‘Very concerning’: Indian students abandon Australian universities
The number of new Indian students choosing to study at Australian universities collapsed by more than 80 per cent in the second half of 2020, in a further blow to the country’s more than $30 billion international education system.
The Indian student market was worth $6.6 billion to the Australian economy in the 2019-20 financial year, second only to China as the top source country of foreign students studying in Australia.
The intake of international students at Australian universities declined across the board in the second half of 2020, but the drop off in new enrolments from Indian students was especially sharp.Credit:Eddie Jim
But the impact of ongoing border closures has proved devastating for universities’ recruitment efforts. Around 2500 Indian students began studying at Australian universities between July and November last year — a decline of 83 per cent compared with the same period in 2019, data from the Department of Education shows.
In contrast, new commencements from Chinese university students declined by just over 8 per cent to around 8600 students over the same period. It is unclear how many international students elected to defer their universities studies in 2020 as the data has not been made public.
Ravi Singh, managing director of Global Reach, which recruits south Asian students to universities across the world, said his organisation had noticed a 50 per cent decrease in the numbers of students registering their interest to study in Australia at open day events in India, Nepal and Bangladesh.
“As a contrast, Global Reach has doubled inquiries for UK and Canada. This is very concerning,” Mr Singh said.
“Even though we are recognised in the market as an Australian education specialist, the interest even amongst our pipeline students seem to be changing for the destinations that are open: UK, Canada and the US.”
He said more than 30 Australian universities participated in a virtual event targeted at Indian students last week, but fewer than 1000 people registered interest, while similar events last year routinely drew more than 2000 attendees.
“We can’t keep counselling the students that Australia has contained the virus and classes on the campuses is face-to-face. This means nothing to a student who is not able to travel to Australia even though visas are being granted,” he said.
The pandemic has exposed the heavy reliance on high fee-paying Chinese international students, particularly by the elite Group of Eight universities, as a key source of operating revenue. These concerns have been further heightened by fears that universities are the next target in China’s trade strikes on Australian industries, as reports emerged last month that Chinese authorities were directing local recruiters not to send students to Australia.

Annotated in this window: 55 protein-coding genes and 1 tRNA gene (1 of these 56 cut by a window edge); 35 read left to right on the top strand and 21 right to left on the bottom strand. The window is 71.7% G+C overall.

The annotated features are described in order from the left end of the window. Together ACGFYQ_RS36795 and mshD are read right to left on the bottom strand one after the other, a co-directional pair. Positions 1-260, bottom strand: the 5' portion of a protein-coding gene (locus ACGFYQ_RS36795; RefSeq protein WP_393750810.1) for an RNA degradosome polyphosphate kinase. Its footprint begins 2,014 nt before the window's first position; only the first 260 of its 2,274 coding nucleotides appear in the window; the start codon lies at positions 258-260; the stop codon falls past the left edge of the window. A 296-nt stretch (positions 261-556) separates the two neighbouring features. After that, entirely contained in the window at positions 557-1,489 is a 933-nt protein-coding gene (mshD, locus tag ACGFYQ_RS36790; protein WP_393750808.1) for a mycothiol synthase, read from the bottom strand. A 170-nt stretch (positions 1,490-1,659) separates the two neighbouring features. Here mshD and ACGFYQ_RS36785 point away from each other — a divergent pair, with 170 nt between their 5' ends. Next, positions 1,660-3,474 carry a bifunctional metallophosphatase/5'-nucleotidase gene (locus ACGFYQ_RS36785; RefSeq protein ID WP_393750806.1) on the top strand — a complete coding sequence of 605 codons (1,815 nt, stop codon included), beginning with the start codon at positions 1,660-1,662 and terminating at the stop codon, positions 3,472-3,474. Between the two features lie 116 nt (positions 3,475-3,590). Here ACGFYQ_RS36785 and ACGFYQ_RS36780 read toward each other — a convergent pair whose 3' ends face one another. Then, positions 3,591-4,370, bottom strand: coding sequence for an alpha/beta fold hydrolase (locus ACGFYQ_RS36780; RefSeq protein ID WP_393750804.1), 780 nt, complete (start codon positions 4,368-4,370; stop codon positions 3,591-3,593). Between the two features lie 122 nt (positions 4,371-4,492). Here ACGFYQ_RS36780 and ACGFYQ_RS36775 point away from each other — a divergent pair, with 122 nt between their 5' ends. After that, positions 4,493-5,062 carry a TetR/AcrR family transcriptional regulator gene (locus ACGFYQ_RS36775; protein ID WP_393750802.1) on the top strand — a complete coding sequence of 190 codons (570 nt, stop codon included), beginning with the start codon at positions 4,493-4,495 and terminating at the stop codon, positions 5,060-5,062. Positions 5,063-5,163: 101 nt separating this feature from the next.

But less attention has been paid to the impact of border closures on the Indian market.
Dr Peter Hurley, a higher education expert at Victoria University’s Mitchell Institute, said the data indicated Indian students, who are more likely to enrol in regional and non-Group of Eight institutions, have been far less willing to begin their studies online compared with their Chinese counterparts.
“When you look at the [new students] data, it’s dropped across the board, but it’s the Chinese market that is holding up strongest,” Dr Hurley said.
“Even if the borders were to open, it’s not clear that the flow will return to the same levels they were at before the pandemic. It might take some time for those people to come back and enrol.”
Luke Sheehy, executive director of the Australian Technology Network, which includes the University of Technology Sydney and RMIT University as members, said Australia was facing “fierce competition” from other countries for Indian students.
“China and India are the two largest markets but clearly they are very different. Indian students want face-to-face teaching, and we haven’t been able to offer that this year. They can’t get here, so they are choosing other options,” Mr Sheehy said.
Education Minister Alan Tudge said overall international student enrolments in universities had declined by 5 per cent in 2020 “with many students from all nationalities continuing their study online”.
International Education Association of Australia chief executive Phil Honeywood said the Indian student market closely followed changes in government policy, which heightened the need for communication around a possible return date.
“Many Indian students were prepared last year to just defer for a 12-month period, but faced with another year of closed borders, they are now jumping on planes to the UK and Canada,” he said.
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